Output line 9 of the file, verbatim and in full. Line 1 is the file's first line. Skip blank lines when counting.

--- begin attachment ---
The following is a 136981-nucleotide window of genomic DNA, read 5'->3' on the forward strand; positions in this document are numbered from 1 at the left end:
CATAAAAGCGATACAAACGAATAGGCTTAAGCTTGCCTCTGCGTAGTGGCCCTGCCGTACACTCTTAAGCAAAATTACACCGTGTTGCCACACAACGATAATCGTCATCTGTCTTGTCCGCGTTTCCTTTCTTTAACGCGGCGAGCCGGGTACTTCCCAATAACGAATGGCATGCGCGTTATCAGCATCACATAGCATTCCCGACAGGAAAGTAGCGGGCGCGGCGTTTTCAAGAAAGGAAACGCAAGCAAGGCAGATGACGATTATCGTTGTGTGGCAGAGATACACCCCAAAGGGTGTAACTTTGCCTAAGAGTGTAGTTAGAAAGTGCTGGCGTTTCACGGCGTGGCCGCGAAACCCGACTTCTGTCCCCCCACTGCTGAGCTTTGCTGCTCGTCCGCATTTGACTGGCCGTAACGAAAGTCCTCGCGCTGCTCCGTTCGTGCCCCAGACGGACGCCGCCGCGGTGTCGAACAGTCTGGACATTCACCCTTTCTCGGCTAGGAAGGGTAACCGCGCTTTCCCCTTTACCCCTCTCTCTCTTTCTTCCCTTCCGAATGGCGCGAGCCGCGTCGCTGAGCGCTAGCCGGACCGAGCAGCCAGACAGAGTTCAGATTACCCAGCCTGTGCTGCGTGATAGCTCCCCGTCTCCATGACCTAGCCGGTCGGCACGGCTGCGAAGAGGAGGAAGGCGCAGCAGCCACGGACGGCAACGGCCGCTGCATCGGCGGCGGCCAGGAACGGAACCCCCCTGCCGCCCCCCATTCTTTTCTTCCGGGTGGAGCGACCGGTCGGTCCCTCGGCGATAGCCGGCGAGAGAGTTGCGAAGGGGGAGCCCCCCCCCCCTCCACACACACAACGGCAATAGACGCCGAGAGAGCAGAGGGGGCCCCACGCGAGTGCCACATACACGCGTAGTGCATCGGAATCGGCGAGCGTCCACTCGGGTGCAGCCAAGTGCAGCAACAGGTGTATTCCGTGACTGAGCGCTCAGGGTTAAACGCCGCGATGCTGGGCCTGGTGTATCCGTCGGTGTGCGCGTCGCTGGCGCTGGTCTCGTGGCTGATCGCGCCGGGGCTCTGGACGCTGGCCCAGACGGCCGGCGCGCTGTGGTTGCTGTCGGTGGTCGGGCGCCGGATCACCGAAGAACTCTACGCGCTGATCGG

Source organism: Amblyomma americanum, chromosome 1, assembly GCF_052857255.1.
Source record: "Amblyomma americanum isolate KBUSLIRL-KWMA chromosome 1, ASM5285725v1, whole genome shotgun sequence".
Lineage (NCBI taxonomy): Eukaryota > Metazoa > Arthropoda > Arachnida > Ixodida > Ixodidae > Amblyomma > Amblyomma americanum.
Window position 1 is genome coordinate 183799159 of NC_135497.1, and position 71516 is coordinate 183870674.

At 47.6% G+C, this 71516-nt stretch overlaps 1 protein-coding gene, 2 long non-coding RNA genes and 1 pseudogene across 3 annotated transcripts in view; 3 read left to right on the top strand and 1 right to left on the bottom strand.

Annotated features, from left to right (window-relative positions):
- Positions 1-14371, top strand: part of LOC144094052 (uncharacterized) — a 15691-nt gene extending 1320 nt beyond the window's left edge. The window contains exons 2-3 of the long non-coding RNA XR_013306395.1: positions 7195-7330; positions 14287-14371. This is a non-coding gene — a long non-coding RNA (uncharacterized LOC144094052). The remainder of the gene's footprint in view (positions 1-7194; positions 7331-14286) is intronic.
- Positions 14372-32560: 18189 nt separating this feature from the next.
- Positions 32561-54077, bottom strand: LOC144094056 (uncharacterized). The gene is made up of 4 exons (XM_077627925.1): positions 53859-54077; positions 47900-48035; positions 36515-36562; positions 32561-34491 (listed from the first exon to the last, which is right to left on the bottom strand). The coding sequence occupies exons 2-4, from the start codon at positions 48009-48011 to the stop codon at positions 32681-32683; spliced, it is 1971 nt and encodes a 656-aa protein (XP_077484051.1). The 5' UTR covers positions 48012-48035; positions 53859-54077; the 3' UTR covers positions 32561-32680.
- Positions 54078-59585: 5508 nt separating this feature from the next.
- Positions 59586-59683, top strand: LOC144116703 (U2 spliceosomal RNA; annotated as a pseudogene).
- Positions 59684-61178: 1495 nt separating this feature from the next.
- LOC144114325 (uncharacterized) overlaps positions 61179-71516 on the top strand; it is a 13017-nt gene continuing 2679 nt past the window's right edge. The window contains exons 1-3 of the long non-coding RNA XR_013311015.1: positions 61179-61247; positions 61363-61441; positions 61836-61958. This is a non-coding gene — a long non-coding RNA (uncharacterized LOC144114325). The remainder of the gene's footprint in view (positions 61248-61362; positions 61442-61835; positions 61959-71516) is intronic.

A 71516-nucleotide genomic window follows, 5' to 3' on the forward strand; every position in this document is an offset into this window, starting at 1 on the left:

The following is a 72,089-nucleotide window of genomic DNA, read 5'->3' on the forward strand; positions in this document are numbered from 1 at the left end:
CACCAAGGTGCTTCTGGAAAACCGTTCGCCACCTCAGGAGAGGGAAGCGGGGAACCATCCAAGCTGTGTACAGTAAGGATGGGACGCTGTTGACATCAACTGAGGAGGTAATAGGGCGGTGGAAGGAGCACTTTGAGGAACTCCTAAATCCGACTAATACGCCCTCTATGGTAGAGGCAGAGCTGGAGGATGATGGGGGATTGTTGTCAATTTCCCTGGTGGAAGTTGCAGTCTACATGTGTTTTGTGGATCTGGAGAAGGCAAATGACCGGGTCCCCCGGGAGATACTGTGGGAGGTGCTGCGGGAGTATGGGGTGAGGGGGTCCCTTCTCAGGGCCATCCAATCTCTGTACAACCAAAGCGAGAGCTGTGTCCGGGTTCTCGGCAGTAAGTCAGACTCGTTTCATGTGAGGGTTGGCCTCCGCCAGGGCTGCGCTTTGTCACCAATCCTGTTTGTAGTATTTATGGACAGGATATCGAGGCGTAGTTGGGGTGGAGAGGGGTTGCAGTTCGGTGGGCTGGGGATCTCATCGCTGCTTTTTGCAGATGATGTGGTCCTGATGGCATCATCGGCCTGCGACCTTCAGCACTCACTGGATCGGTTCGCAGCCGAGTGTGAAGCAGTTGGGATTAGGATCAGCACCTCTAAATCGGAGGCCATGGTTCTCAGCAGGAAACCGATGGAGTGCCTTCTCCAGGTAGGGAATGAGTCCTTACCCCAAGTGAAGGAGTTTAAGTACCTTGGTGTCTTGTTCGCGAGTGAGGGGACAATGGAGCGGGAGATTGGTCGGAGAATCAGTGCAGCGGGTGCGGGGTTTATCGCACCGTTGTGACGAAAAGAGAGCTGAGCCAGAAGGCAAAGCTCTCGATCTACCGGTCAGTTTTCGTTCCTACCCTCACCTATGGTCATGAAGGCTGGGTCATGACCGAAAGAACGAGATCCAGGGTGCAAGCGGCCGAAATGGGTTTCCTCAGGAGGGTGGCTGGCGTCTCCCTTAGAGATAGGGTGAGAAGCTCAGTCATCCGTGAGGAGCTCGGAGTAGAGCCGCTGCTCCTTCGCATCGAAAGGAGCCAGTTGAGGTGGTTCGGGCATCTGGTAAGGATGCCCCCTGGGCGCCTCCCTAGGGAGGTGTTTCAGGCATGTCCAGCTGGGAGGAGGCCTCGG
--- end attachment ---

- Positions 1-14371, top strand: part of LOC144094052 (uncharacterized) — a 15691-nt gene extending 1320 nt beyond the window's left edge. The window contains exons 2-3 of the long non-coding RNA XR_013306395.1: positions 7195-7330; positions 14287-14371. This is a non-coding gene — a long non-coding RNA (uncharacterized LOC144094052). The remainder of the gene's footprint in view (positions 1-7194; positions 7331-14286) is intronic.